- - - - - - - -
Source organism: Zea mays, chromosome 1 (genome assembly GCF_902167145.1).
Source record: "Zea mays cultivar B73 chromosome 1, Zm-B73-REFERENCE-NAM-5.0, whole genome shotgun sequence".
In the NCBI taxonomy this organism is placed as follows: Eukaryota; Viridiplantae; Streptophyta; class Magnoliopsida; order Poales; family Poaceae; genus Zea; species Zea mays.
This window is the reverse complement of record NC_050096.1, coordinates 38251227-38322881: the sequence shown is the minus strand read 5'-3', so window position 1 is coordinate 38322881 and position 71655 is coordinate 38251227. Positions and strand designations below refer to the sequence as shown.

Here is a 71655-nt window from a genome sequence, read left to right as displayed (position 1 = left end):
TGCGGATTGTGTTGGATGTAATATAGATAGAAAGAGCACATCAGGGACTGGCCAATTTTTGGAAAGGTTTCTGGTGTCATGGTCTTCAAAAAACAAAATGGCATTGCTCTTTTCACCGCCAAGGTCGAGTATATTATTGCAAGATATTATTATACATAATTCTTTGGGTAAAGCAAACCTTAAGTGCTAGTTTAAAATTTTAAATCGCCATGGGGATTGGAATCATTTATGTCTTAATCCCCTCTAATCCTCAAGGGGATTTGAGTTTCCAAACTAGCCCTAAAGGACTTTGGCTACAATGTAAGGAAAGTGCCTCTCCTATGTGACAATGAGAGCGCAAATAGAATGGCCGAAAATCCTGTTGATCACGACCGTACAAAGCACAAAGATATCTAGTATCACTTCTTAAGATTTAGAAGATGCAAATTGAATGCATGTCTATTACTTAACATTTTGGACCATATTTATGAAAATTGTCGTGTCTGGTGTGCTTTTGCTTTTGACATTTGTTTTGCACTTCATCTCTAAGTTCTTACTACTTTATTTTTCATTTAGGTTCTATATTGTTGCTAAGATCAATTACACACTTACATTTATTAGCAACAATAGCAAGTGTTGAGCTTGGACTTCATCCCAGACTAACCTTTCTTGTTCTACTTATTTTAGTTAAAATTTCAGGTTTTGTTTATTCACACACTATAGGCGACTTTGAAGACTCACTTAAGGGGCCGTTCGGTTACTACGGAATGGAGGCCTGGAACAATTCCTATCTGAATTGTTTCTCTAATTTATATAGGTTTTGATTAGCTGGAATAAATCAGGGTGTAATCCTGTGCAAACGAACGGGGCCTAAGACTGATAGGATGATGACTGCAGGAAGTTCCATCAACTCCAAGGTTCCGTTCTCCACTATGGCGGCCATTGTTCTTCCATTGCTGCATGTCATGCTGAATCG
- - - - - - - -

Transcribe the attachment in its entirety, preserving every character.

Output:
Source organism: Zea mays, chromosome 1 (genome assembly GCF_902167145.1).
Source record: "Zea mays cultivar B73 chromosome 1, Zm-B73-REFERENCE-NAM-5.0, whole genome shotgun sequence".
In the NCBI taxonomy this organism is placed as follows: Eukaryota; Viridiplantae; Streptophyta; class Magnoliopsida; order Poales; family Poaceae; genus Zea; species Zea mays.
This window is the reverse complement of record NC_050096.1, coordinates 38251227-38322881: the sequence shown is the minus strand read 5'-3', so window position 1 is coordinate 38322881 and position 71655 is coordinate 38251227. Positions and strand designations below refer to the sequence as shown.

Here is a 71655-nt window from a genome sequence, read left to right as displayed (position 1 = left end):
TGCGGATTGTGTTGGATGTAATATAGATAGAAAGAGCACATCAGGGACTGGCCAATTTTTGGAAAGGTTTCTGGTGTCATGGTCTTCAAAAAACAAAATGGCATTGCTCTTTTCACCGCCAAGGTCGAGTATATTATTGCAAGATATTATTATACATAATTCTTTGGGTAAAGCAAACCTTAAGTGCTAGTTTAAAATTTTAAATCGCCATGGGGATTGGAATCATTTATGTCTTAATCCCCTCTAATCCTCAAGGGGATTTGAGTTTCCAAACTAGCCCTAAAGGACTTTGGCTACAATGTAAGGAAAGTGCCTCTCCTATGTGACAATGAGAGCGCAAATAGAATGGCCGAAAATCCTGTTGATCACGACCGTACAAAGCACAAAGATATCTAGTATCACTTCTTAAGATTTAGAAGATGCAAATTGAATGCATGTCTATTACTTAACATTTTGGACCATATTTATGAAAATTGTCGTGTCTGGTGTGCTTTTGCTTTTGACATTTGTTTTGCACTTCATCTCTAAGTTCTTACTACTTTATTTTTCATTTAGGTTCTATATTGTTGCTAAGATCAATTACACACTTACATTTATTAGCAACAATAGCAAGTGTTGAGCTTGGACTTCATCCCAGACTAACCTTTCTTGTTCTACTTATTTTAGTTAAAATTTCAGGTTTTGTTTATTCACACACTATAGGCGACTTTGAAGACTCACTTAAGGGGCCGTTCGGTTACTACGGAATGGAGGCCTGGAACAATTCCTATCTGAATTGTTTCTCTAATTTATATAGGTTTTGATTAGCTGGAATAAATCAGGGTGTAATCCTGTGCAAACGAACGGGGCCTAAGACTGATAGGATGATGACTGCAGGAAGTTCCATCAACTCCAAGGTTCCGTTCTCCACTATGGCGGCCATTGTTCTTCCATTGCTGCATGTCATGCTGAATCG